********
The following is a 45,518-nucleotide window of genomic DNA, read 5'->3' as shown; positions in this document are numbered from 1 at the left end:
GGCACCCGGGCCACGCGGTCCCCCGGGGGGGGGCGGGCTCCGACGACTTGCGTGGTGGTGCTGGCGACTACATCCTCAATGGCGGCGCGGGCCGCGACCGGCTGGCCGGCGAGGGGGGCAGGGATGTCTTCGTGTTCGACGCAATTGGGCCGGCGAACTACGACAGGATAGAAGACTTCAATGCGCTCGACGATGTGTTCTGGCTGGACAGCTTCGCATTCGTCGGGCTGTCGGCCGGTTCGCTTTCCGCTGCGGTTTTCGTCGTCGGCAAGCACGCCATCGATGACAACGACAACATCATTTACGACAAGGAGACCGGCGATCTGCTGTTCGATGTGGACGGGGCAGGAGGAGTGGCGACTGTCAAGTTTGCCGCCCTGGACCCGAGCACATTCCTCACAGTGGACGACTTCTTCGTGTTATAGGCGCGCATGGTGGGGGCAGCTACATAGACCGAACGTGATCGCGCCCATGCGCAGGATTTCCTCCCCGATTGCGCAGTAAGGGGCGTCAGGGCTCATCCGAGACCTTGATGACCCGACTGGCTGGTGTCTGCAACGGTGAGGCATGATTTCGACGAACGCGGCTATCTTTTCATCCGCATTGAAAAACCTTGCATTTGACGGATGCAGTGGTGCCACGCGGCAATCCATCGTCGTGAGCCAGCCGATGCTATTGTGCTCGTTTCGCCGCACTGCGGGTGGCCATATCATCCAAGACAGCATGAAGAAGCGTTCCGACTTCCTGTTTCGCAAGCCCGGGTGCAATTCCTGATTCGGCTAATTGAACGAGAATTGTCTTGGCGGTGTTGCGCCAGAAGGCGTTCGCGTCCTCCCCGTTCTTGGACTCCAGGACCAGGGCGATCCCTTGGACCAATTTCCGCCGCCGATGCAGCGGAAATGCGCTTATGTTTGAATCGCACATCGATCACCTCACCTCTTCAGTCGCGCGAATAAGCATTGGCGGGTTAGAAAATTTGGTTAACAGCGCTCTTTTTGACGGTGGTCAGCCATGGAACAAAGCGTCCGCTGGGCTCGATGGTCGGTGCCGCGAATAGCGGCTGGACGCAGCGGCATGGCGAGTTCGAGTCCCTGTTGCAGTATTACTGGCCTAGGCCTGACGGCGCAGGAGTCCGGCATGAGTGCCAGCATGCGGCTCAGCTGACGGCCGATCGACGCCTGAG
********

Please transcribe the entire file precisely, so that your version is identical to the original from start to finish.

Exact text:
The following is a 45,518-nucleotide window of genomic DNA, read 5'->3' as shown; positions in this document are numbered from 1 at the left end:
GGCACCCGGGCCACGCGGTCCCCCGGGGGGGGGCGGGCTCCGACGACTTGCGTGGTGGTGCTGGCGACTACATCCTCAATGGCGGCGCGGGCCGCGACCGGCTGGCCGGCGAGGGGGGCAGGGATGTCTTCGTGTTCGACGCAATTGGGCCGGCGAACTACGACAGGATAGAAGACTTCAATGCGCTCGACGATGTGTTCTGGCTGGACAGCTTCGCATTCGTCGGGCTGTCGGCCGGTTCGCTTTCCGCTGCGGTTTTCGTCGTCGGCAAGCACGCCATCGATGACAACGACAACATCATTTACGACAAGGAGACCGGCGATCTGCTGTTCGATGTGGACGGGGCAGGAGGAGTGGCGACTGTCAAGTTTGCCGCCCTGGACCCGAGCACATTCCTCACAGTGGACGACTTCTTCGTGTTATAGGCGCGCATGGTGGGGGCAGCTACATAGACCGAACGTGATCGCGCCCATGCGCAGGATTTCCTCCCCGATTGCGCAGTAAGGGGCGTCAGGGCTCATCCGAGACCTTGATGACCCGACTGGCTGGTGTCTGCAACGGTGAGGCATGATTTCGACGAACGCGGCTATCTTTTCATCCGCATTGAAAAACCTTGCATTTGACGGATGCAGTGGTGCCACGCGGCAATCCATCGTCGTGAGCCAGCCGATGCTATTGTGCTCGTTTCGCCGCACTGCGGGTGGCCATATCATCCAAGACAGCATGAAGAAGCGTTCCGACTTCCTGTTTCGCAAGCCCGGGTGCAATTCCTGATTCGGCTAATTGAACGAGAATTGTCTTGGCGGTGTTGCGCCAGAAGGCGTTCGCGTCCTCCCCGTTCTTGGACTCCAGGACCAGGGCGATCCCTTGGACCAATTTCCGCCGCCGATGCAGCGGAAATGCGCTTATGTTTGAATCGCACATCGATCACCTCACCTCTTCAGTCGCGCGAATAAGCATTGGCGGGTTAGAAAATTTGGTTAACAGCGCTCTTTTTGACGGTGGTCAGCCATGGAACAAAGCGTCCGCTGGGCTCGATGGTCGGTGCCGCGAATAGCGGCTGGACGCAGCGGCATGGCGAGTTCGAGTCCCTGTTGCAGTATTACTGGCCTAGGCCTGACGGCGCAGGAGTCCGGCATGAGTGCCAGCATGCGGCTCAGCTGACGGCCGATCGACGCCTGAG